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In Conversation with: Pete Ondeng

By 13 February 2019 No Comments

Pete Ondeng is a seasoned economic development practitioner, author, thought leader and inspiring public speaker.  He has led several local and international organizations in the private, public and non-profit sectors.  Today, he draws on his broad experience to provide strategic advice to companies and non-profit organizations.  He has advised corporate executives, policy makers, politicians and other leaders across a range of industries and sectors.

The phrase, “think globally, act locally” has been echoed around the world millions of times in recent years. This concept has traditionally been associated with the environment and sustainability, but it can be applied to food consumption, politics, the arts, and much more.  In today’s increasingly globalized world, one area that perhaps has not been given sufficient consideration is in the realm of culture.

Many scholars, opinion leaders and analysts have expressed divergent views on the effects of globalization on individuals, nations and the world at large.  There remains many unanswered questions on the place of culture in a globalized world.

In much of Africa, the intersect of local culture and the emerging global culture with its lofty standards, rules and expectations is, at best, a murky terrain. Numerous International investors, NGOs and development programs find themselves swimming upstream – sometimes for years – against cultural and ethical forces that seem to stand in the way of progress.

A Dutch social investor with whom I have been associated for 10 years recently made the following statement to me at a cocktail party in Nairobi. “Africa has so many opportunities, but it is going to remain behind if African people do not adapt to how the rest of the world does business.”  We had been talking about his business, which had been struggling for years with “people” issues, including a remarkably high turnover of senior level employees.

I pressed him to explain what he meant, and he happily obliged.  “I am not sure if many Kenyans really understand how people in the West think,” he said.  “It is very difficult to find people with proper work ethics and dedication”.

I was impressed with his openness and somewhat amused by his typical Dutch bluntness.  Our conversation lasted only about ten minutes, but it was intense, and it opened up a plethora of issues that we could not bring to closure.

On one hand, I could understand and even appreciate his frustration.  He was right in that we do live in an increasingly globalized world – an integrated economic system where nations, organizations and individuals are expected to operate and interact with a set of shared global values and norms.   With globalization, geographical distance and socio-cultural divergence are supposed to become less of a constraint to trade and investment.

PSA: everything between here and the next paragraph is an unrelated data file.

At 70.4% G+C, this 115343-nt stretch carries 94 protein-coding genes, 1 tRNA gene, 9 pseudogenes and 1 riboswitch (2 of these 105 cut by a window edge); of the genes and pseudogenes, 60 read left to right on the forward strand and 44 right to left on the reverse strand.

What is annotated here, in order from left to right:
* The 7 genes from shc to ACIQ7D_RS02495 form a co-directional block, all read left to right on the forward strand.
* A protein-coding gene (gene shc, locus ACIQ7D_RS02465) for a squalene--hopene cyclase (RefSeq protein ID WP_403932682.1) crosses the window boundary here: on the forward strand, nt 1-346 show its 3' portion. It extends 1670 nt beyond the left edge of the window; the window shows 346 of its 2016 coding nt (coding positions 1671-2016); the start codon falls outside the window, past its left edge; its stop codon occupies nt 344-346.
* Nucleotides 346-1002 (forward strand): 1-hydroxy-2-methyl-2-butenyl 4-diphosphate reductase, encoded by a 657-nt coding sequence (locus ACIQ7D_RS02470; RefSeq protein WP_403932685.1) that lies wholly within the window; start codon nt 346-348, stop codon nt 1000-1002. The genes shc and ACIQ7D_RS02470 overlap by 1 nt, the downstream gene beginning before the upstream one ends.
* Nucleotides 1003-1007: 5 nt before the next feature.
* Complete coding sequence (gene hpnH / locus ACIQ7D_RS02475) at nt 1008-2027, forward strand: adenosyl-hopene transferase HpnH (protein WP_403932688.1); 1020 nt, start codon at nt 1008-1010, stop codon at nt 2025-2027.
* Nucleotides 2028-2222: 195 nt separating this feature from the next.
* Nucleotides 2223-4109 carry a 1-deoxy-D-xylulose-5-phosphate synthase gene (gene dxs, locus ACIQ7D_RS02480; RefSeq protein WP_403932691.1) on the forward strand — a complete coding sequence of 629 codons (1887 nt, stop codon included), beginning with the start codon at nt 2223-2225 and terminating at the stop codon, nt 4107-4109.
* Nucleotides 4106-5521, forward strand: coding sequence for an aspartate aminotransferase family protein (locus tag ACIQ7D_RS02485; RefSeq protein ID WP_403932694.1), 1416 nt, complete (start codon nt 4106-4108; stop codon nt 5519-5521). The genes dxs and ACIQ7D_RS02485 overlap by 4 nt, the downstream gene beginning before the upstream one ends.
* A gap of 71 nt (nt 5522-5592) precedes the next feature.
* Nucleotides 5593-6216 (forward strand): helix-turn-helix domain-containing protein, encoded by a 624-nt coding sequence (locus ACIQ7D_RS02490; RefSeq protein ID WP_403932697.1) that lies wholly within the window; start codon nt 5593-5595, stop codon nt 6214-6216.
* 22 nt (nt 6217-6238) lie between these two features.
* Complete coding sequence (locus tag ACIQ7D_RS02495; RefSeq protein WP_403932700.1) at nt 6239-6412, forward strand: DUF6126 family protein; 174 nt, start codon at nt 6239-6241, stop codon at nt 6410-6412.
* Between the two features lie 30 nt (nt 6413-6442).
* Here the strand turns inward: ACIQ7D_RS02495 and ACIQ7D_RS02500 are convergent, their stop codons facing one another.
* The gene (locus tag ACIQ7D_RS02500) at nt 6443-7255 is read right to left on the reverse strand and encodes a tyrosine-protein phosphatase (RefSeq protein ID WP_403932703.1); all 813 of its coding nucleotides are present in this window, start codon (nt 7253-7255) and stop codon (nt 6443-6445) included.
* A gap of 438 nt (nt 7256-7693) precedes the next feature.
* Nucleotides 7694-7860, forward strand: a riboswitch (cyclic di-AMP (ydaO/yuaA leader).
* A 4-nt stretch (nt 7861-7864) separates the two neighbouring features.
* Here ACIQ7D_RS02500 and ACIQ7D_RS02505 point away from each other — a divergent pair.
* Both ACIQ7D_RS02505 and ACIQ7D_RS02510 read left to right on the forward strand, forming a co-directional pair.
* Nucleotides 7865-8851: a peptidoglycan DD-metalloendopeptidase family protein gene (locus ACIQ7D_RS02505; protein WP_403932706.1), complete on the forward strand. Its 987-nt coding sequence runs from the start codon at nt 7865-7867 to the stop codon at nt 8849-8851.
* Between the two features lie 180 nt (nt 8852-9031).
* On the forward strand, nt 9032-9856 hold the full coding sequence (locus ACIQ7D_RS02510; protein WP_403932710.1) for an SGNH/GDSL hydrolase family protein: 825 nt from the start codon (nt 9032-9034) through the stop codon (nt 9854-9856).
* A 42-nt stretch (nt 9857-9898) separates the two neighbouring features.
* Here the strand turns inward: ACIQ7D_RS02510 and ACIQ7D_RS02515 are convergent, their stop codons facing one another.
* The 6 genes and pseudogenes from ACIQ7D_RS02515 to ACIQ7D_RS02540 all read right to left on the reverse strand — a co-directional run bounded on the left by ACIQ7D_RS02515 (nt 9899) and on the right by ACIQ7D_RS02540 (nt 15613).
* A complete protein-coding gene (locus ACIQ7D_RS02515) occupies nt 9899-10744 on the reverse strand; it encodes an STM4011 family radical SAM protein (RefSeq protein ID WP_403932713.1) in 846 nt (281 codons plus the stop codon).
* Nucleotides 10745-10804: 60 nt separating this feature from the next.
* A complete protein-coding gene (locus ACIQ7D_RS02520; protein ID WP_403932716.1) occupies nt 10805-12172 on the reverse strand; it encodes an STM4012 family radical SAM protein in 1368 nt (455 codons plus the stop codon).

On the other hand, however, I was left wondering what was the real problem underlying his struggles.  Were his challenges emanating from the inability of his African business associates and employees to rise to a new level of thinking, or could it have been his own failure or unwillingness to adapt to a local cultural setting.  The question that he didn’t quite answer was, how should we respond to the realities of culture?  To what extent should Western business executives try to understand the African mind and ways of thinking in order to lay the foundation for good communication and improved business relations?

I tried to explain to him that the culture of a people is not something that can be easily dismissed.  It is what defines how they think and is the filter through which they view the world.  Their culture is who they are.  Cultural beliefs, values and preferences are developed, shaped and practiced over many years and, while they do evolve over time, they cannot be turned on and off like a light switch.

In his provocative little book entitled Doing Business in Africa, Chudi Ukpabi, an African scholar, points out a number of factors that have influenced the submergence of the African’s identity and self-perception. Ukpabi points out, for example, that many Europeans are willing to study the Japanese, Chinese, Indian, and Indonesian languages and ways of life in order to communicate and do business in those societies. Yet the same Europeans generally are unwilling to do the same with regard to African society.

The author concludes that, because of existing power relations, the Africans are the ones pressured into adapting to Western thinking, its language, religion, rules of personal conduct, etc. The African is expected to change his traditional management culture, his organizational and decision-making skills in order to provide a business environment deemed acceptable by the international community.

There are obviously many other legitimate viewpoints that can only enrich this fascinating debate.  To adapt or not to adapt – that is the question.  It is also the fundamental choice that confronts both the African and the non-African seeking to find common ground in our rapidly changing and increasingly complex world.

Ruth Davis

Ruth Davis

Ruth joined Oxford HR in 2018 after completing a BA in international history at the London School of Economics and Political Science. She completed multiple economic development courses, in addition to her dissertation which she wrote on the Anglo-American response to the AIDS epidemic, looking at international relations through a human rights lens.